Could it be, that this is NOT the time to buy an EV yet?

Could it be, that this is NOT the time to buy an EV yet?

https://reddit.com/r/electricvehicles/comments/xai0w3/could_it_be_that_this_is_not_the_time_to_buy_an/
molensloot
https://www.reddit.com/r/electricvehicles/comments/xai0w3/could_it_be_that_this_is_not_the_time_to_buy_an/


Not yet, at least…

See. [https://www.catl.com/en/solution/passengerEV/](https://www.catl.com/en/solution/passengerEV/)

Releasing a new generation batteries, with a 1000km range, a top up to 80% in 5 min, and 800.000km warranty. Wow. And I read claims that this technology is already hitting the market in 2023. If true, doesn’t it seem this will change the EV landscape totally?

EDIT for clarity: CATL is not just an obscure producer in a corner of the world. It’s one of the Top3 producers with the largest number of OEMs buying from them. Like Tesla, BMW, Daimler, Geely, Great Wall , Honda, Hyundai, and Volkswagen.

EDIT2: my point is… I you have the luxury / time / patience to not invest yet, this might be very valuable in the end.



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21 thoughts on “Could it be, that this is NOT the time to buy an EV yet?

  1. For any technology there will always be new innovations coming down the pipe. But the question to ask isn’t “should I wait for the next big thing?”; the question to ask is “does today’s technology improve my situation?”.

    And I’d argue that *any* EV available today is an improvement over an ICEV, especially environmentally, but also financially.

  2. So, let’s assume CATL is coming to the market with such battery packs next year.

    With a new cell-to-pack design this likely won’t fit into existing cars. So, manufacturers would have to develop new cars optimized for this pack size, which would take another 4 years, if they are quick.

    Sure, they could try to fit this into existing models, likely shortening the development time. Moving parts around, new tests, adapting assembly lines, recalculating logistics, … it still takes time. Additionally, they have existing contracts with battery manufacturers. They will have to sell quite a few vehicles with the old batteries and would end up sitting on old models, if they enter the market too soon.

    Even assuming that this is more than just marketing BS by CATL, this won’t realistically be available to consumers before 3-4 years.

    It’s great, if these developments are around the corner, but when I can own a vehicle, that fits my need now, why should I wait in this scenario?

  3. I would say this might make the difference between a lease or a loan.

    Get into EVs now but be flexible for the future in case this tech really is just around the corner. As others have said the tech might be there soon but still far from mass production.

  4. If a car fits your personal use case then waiting for ‘better’ is just wasted time.

    You can FOMO forever if you want (and some people do)…but it’s not a sensible basis for making decisions.

  5. There will always be something in the future better than today, there are break throughs all the time but if it’s not financially viable and able to be be mass produced does not matter in the near future.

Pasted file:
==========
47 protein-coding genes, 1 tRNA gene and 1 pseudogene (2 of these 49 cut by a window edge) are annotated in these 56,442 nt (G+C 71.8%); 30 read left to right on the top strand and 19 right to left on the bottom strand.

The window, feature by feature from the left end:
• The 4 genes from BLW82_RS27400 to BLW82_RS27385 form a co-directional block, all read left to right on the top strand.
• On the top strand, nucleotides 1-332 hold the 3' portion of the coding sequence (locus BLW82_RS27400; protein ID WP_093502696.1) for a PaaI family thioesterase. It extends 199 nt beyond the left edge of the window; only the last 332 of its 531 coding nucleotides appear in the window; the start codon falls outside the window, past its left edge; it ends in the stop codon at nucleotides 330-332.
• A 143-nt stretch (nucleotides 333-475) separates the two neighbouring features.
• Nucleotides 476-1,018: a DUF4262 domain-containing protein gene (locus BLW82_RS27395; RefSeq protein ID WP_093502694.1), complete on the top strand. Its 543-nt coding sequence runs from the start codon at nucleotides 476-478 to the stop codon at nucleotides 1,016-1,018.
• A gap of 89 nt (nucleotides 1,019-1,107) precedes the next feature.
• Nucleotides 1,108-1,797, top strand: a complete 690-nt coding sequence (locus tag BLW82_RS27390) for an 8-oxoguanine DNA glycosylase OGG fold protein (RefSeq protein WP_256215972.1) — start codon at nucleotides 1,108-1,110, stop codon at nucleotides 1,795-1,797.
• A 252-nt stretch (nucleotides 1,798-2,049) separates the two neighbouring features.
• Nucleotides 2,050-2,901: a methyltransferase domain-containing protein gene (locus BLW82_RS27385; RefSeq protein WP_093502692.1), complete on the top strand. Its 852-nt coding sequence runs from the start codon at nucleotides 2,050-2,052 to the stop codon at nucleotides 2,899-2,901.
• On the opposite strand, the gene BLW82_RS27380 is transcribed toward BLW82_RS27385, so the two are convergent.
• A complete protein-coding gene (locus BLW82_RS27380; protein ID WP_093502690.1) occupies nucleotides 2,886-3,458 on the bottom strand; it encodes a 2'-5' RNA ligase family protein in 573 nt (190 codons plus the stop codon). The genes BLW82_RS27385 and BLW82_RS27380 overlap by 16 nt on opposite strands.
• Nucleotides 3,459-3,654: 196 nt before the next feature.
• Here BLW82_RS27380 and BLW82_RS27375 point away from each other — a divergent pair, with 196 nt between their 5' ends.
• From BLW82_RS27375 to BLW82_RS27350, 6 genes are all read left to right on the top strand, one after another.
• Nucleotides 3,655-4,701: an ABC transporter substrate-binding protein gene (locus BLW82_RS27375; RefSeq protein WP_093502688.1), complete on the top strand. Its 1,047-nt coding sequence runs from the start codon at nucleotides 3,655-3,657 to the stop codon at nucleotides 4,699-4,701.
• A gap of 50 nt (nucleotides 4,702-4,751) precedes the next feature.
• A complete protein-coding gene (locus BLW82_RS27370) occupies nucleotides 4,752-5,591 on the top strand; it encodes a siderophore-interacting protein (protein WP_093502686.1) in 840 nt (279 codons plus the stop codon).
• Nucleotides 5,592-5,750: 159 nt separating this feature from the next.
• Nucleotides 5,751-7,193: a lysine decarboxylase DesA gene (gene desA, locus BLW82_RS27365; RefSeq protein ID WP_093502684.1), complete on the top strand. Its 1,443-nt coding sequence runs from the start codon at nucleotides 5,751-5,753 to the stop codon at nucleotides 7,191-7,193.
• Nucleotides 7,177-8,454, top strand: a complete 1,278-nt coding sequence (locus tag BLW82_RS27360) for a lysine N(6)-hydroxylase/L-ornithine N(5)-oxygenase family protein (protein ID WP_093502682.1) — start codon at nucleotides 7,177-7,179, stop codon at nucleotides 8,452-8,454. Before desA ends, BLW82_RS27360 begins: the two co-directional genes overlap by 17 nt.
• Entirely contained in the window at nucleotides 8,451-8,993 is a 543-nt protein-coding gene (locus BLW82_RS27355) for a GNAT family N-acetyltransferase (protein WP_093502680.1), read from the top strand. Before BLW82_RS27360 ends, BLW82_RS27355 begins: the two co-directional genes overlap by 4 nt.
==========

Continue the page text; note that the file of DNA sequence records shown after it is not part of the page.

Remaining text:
6. I don’t think I could afford to pass up a current gen EV which saves me money and improves my life now, whilst I wait for one of these to get cheap enough for me to afford. Especially as the benefits are fairly marginal in everyday life. I mean, my car is just sat on the drive idle for more than 12h a day, so charging to 80% in five minutes isn’t really worth a lot to me most of the time.

  7. We can get 1000km range EVs with existing batteries, but there’s no incentive to. Manufacturers will add and remove battery pack to hit desired range targets. The battery is by far the most expensive part of an EV, so there’s a VERY VERY strong incentive to minimize range. That’s why we have so many ~200mi range EVs.

    And an 80% top-up isn’t happening for the consumer. A typical EV needs at ~80kWh pack to get 300mi range. 20%-80% takes about 50kWh of energy, so you’d need a 600kW charging station.

  8. The range on my EV drops by about 25% in the winter. Last winter in New Hampshire with 5-10F temps I started with 171 miles on the battery. I drove 24 miles and ended with 108 miles remaining. The chargers like Electrify America aren’t reliable around here. My next car will be a hybrid.

  9. I’m considering buying an ICEV because my EV was stolen and I can’t find a replacement EV in stock. I’m considering getting on waitlists and driving an ICE in the interim. I really hate the idea of going back to gas though.

    I mostly only stay in town with 100 mile round trips to local ski resorts with several fast chargers on the way. Current EV technology is more than adequate for my needs.

  10. You vastly over estimate the usefulness of getting more than 400km range. And you vastly over estimate the inconvenience of using current fast charging capabilities.

    This does sound better, but current tech is nearly perfect for 95% of daily car driving use.

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